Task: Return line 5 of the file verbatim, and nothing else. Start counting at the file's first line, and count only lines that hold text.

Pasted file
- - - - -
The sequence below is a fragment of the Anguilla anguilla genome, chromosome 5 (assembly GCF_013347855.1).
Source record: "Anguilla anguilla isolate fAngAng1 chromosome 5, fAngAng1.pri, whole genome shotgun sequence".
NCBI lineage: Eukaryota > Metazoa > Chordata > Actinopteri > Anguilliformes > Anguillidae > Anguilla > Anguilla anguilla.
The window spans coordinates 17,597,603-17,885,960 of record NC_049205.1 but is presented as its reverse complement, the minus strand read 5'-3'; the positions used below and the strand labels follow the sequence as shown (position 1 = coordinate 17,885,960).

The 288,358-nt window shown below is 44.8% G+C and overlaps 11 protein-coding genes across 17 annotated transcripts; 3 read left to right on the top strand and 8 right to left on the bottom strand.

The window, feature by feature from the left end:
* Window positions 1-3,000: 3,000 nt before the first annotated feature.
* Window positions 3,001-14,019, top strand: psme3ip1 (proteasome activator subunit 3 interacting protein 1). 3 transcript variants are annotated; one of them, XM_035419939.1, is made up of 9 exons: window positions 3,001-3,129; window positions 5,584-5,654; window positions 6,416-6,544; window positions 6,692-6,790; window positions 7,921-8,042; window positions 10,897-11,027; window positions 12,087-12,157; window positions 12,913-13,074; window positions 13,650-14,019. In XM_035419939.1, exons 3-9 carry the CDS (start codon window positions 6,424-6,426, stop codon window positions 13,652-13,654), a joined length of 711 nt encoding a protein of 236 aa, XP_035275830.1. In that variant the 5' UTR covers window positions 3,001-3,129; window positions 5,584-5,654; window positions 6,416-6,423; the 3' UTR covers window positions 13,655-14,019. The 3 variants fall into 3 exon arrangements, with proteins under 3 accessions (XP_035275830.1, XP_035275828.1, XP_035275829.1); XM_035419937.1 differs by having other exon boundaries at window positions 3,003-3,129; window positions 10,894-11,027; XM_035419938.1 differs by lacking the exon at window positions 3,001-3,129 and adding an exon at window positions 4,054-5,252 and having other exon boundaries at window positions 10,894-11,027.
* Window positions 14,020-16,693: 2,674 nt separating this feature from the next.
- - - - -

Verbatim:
The 288,358-nt window shown below is 44.8% G+C and overlaps 11 protein-coding genes across 17 annotated transcripts; 3 read left to right on the top strand and 8 right to left on the bottom strand.